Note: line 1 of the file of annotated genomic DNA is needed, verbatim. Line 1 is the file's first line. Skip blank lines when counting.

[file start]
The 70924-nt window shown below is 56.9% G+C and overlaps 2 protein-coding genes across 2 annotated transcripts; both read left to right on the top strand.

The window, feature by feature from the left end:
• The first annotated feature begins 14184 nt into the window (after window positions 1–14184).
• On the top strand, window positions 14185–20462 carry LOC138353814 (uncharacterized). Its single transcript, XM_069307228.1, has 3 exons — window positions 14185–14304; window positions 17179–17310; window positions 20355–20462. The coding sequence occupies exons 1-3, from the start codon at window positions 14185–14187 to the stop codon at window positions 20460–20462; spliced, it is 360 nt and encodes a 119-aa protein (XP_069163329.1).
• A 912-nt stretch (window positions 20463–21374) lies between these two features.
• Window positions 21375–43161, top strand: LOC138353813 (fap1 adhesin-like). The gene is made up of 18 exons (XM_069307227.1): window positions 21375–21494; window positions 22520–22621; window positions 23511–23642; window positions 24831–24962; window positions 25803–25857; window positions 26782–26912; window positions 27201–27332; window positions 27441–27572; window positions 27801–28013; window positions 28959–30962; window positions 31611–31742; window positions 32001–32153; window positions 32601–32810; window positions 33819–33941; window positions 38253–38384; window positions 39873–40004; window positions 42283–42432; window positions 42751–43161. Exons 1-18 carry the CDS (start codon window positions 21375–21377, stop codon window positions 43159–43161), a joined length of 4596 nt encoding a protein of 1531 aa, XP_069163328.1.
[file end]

The 70924-nt window shown below is 56.9% G+C and overlaps 2 protein-coding genes across 2 annotated transcripts; both read left to right on the top strand.